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Title: Cold heavy oil production using CO2-EOR technique
Author: Tchambak, Eric
ISNI:       0000 0004 7430 9414
Awarding Body: Robert Gordon University
Current Institution: Robert Gordon University
Date of Award: 2014
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This thesis presents results of a successful simulation study using CO2-EOR technique to enable production from an offshore heavy oil field, named here as Omega, which is located offshore West Africa at a water depth around 2000 m. The findings and contributions to knowledge are outlined below: 1. Long distance CO2 transportation offshore – The solution to the space and weight constraints offshore with respect to CO2-EOR, is a tie-back via long distance CO2 dense phase transportation from onshore to offshore. 2. Cold heavy oil production (CHOP) using CO2-EOR technique - Based on conditions investigated, Miscible Displacement was found to be more efficient for deepwater production. However, Immiscible Displacement can offer greater reliability with regards to CO2 sequestration. 3. CO2 sequestration during CHOP using CO2-EOR technique – Lower CO2 may be released post start-up operation, followed by gradual decline of CO2 retention after the production peak. CO2 retention increases with increasing reservoir pressure, starting with 17.7 % retention at 800 psig to 32.8 % at 5000 psig, based on peak production analysis. 4. Techno-economic Evaluation – Miscible displacement is asssociated with higher cash flow stream that extend throughout the lifetime of the asset due to continuous production while Immiscible Displacement has a longer payback period (in order of 22 years) due to the time lag between the CO2 injection and the incremental heavy oil production. 5. Mathematical Modelling – Improved mathematical models based on existing theories are proposed, to estimate the CO2 requirement and heavy oil production during CHOP using CO2-EOR technique, and to provide an operating envelope for a wide range of operating conditions. As part of further work, the proposed models will require more refinement and validation across a broad range of operating conditions, could be adapted and modified to increase its predictive capability over time.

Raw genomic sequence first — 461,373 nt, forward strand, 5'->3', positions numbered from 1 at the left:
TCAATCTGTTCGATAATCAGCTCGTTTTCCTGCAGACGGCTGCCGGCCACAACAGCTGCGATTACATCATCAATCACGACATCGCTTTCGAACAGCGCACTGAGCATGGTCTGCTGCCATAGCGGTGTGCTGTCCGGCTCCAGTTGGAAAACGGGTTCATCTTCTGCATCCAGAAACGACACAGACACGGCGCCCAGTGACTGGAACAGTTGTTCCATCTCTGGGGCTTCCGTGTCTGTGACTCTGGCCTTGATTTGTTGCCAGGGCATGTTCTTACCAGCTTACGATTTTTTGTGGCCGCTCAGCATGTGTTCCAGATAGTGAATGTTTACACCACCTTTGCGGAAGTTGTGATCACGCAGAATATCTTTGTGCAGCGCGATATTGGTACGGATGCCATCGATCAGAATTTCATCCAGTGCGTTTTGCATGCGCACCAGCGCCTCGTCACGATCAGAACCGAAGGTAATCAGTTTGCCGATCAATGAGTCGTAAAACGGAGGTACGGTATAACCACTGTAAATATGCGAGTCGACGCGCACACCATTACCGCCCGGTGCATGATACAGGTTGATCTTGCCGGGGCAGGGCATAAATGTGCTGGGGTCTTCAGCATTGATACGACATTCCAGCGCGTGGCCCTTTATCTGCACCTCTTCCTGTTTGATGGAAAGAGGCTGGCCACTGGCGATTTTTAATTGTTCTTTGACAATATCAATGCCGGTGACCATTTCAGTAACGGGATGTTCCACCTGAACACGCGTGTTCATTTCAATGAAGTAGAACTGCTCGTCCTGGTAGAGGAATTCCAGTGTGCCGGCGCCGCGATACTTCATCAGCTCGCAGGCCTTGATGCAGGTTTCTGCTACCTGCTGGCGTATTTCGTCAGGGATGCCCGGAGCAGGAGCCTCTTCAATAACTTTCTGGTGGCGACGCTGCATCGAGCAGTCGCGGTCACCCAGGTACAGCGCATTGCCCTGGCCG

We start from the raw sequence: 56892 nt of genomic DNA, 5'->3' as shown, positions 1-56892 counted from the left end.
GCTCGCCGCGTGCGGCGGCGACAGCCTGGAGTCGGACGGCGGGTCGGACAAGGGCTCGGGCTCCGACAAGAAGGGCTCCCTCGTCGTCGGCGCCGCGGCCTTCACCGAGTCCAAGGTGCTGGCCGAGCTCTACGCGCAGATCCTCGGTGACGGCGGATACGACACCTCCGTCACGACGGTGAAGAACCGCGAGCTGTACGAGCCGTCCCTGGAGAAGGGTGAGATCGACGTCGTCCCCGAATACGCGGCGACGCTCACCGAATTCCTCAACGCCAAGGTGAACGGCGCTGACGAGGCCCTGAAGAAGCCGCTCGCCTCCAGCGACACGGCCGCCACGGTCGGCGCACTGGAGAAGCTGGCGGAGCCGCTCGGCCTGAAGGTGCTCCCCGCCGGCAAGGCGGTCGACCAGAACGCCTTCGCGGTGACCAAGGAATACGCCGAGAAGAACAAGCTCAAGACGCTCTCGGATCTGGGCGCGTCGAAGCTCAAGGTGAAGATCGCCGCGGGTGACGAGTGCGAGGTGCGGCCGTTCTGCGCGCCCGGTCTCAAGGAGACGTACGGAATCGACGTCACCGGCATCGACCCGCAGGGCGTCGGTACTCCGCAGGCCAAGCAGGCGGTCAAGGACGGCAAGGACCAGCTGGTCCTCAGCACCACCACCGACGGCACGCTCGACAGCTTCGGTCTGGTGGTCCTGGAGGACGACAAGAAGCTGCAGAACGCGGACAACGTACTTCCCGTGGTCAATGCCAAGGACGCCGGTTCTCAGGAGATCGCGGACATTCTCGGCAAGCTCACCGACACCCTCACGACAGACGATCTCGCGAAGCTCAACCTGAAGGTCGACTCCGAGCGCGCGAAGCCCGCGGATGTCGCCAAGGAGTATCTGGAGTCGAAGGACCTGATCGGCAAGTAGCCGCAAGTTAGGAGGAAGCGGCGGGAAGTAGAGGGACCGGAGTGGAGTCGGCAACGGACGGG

Supervisor: Oyeneyin, Babs ; Oluyemi, Gbenga Folorunso Sponsor: Not available
Qualification Name: Thesis (Ph.D.) Qualification Level: Doctoral
EThOS ID:  DOI: Not available
Keywords: Heavy oil ; Recovery ; Cold process ; Miscible ; Immiscible ; Displacement ; System modelling ; CO2 sequestration